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Genetics: A ‘Refocus’ on Client Care

It’s almost hard to believe but a focus on the genetic composition of a patient in terms of their treatment and recovery is not as far away as we think. In 2014 the American Nurses Association actually added the concept genetics/genomics to their Nursing Informatics: Scope and Standard of Practice  (McCormick & Calzone, 2016). These standards state that informatics nurses must be able to “incorporate genetic and genomic technologies and informatics into practice” (McCormick & Calzone, 2016). They also state that informatics nurses must “demonstrate in practice the importance of tailoring genetic and genomic information and services to clients based on their culture, religion, knowledge level, literacy, and preferred language” (McCormick & Calzone, 2016).

In fact, the Canadian Nurses Association and Ontario Genomics together hold workshops to discuss the implications of genomics to nursing practice including parenting and child development, cancer screening and treatment, and cardiovascular risk management (Limoges & Carisson, 2020). Assessing a patient’s genetic profile will give us a look into their risk for developing disease, recommended screening and prevention strategies and treatment decisions (Leach et al., 2016).

What This Means for Nurses

To support this genetic ‘refocus’ on client care nurses must be competent in obtaining comprehensive family histories including identifying family members at risk for developing a genomic influenced condition and/or a genomic influenced drug reaction (Calzone et al., 2010; Limoges & Carisson, 2020). Having these assessment skills has the potential to help patients prevent adult onset disorders and consequential morbidity and mortality (Calzone et al., 2010). Nurses will also need to help patients make informed decisions about genetic tests and therapies and assist them in understanding their results (Calzone et al., 2010). Nurses can play an important role in addressing the gaps in the public’s knowledge on genetics (Kawasaki et al., 2021). Nurses must also refer at-risk people to appropriate health care professionals and agencies for specialized genetic care (Calzone et al., 2010).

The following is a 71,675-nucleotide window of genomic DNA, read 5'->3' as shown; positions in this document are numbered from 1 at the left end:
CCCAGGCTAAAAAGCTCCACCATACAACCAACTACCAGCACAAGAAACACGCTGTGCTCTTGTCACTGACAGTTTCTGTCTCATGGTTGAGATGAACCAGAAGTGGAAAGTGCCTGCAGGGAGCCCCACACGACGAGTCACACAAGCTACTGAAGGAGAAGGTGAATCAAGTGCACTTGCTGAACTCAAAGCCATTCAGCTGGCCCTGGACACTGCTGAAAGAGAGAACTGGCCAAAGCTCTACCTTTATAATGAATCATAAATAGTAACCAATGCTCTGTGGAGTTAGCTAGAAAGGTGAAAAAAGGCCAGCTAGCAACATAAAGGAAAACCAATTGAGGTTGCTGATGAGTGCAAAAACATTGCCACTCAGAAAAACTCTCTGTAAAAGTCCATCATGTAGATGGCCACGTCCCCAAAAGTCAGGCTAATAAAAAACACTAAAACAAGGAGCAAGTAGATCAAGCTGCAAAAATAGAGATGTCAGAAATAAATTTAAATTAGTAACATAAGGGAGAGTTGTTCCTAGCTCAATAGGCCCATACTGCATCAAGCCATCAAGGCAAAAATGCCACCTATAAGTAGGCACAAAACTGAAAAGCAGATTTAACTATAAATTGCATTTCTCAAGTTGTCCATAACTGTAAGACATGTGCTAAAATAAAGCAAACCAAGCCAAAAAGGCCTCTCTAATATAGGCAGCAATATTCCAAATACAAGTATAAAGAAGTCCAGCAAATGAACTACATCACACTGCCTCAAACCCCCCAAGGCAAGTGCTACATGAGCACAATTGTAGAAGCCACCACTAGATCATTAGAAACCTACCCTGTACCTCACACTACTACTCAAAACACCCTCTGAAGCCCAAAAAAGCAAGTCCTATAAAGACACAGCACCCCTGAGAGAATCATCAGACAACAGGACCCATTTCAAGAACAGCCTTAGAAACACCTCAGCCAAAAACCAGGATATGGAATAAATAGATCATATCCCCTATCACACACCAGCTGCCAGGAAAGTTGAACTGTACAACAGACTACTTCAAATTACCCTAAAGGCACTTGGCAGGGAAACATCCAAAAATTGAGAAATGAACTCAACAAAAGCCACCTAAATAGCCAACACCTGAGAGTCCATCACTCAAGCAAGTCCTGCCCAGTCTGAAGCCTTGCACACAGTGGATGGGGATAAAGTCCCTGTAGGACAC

Genetic Counselling

Ethical Issues

As the focus of genetic composition becomes more and more common, nurses may run into potential ethical issues. With scientific breakthroughs happening daily, nurses may be faced with more questions than answers (Huddleston, 2013). Although a patient’s genomics belongs to them, it is also relevant to the family as they share approximately 50% of that genomic background (Huddleston, 2013). As Huddleston (2013) states a family may do  a genome workup on their baby. What happens if they incidentally find out that their baby has a BRCA1 variant? This genetic variant is solely related to the onset of breast cancer as an adult (Huddleston, 2013). Do the parents have the right to know or should  the child have the right to choose whether or not they want to know the finding as they get older? Should the mother be told as it could affect her health as well? She may also want to be tested to see if she has the genomic variant. Ethical and legal genetic frameworks will need to be developed as healthcare continues to grow.

References

Calzone, K. A., Cashion, A., Feetham, S., Jenkins, J., Prows, C. A., Williams, J. K., & Wung, S. F. (2010). Nurses transforming health care using genetics and genomics. Nursing Outlook, 58(1), 26–35. https://doi.org/10.1016/j.outlook.2009.05.001

Huddleston, K (2013, December 23). Ethics: The challenge of ethical, legal, ad social implications (ELSI) in genomic nursing. OJIN: The Online Journal of Issues in Nursing, 19(1). DOI: 10.3912/OJIN.Vol19No01EthCol01 

Kawasaki, H., Kawasaki, M., Iki, T. & Matsuyama, R. (2021). Genetics education program to help public health nurses improve their knowledge and enhance communities’ genetic literacy: a pilot study. BMC Nursing, 20(1), 1–13. https://doi-org.ezproxy.loyno.edu/10.1186/s12912-021-00549-8 

Leach, V., Tonkin, E., Lancastle, D., & Kirk, M. (2016). A strategy for implementing genomics into nursing practice informed by three behaviour change theories. International Journal of Nursing Practice, 22(3), 307-315. Doi:10.111.ijn.12431

Limoges, J. & Carisson, L. (2020, October 26). Nurses poised to play key role in advancing precision care through genetics and genomics. Canadian Nurse. https://canadian-nurse.com/en/articles/issues/2020/october-2020/nurses-poised-to-play-key-role-in-advancing-precision-care-through-genetics-and-genomics 
McCormick, K. A., & Calzone, K. A. (2016). The impact of genomics on health outcomes, quality, and safety. Nursing Management, 47(4), 23–26. https://doi.org/10.1097/01.NUMA.0000481844.50047.ee

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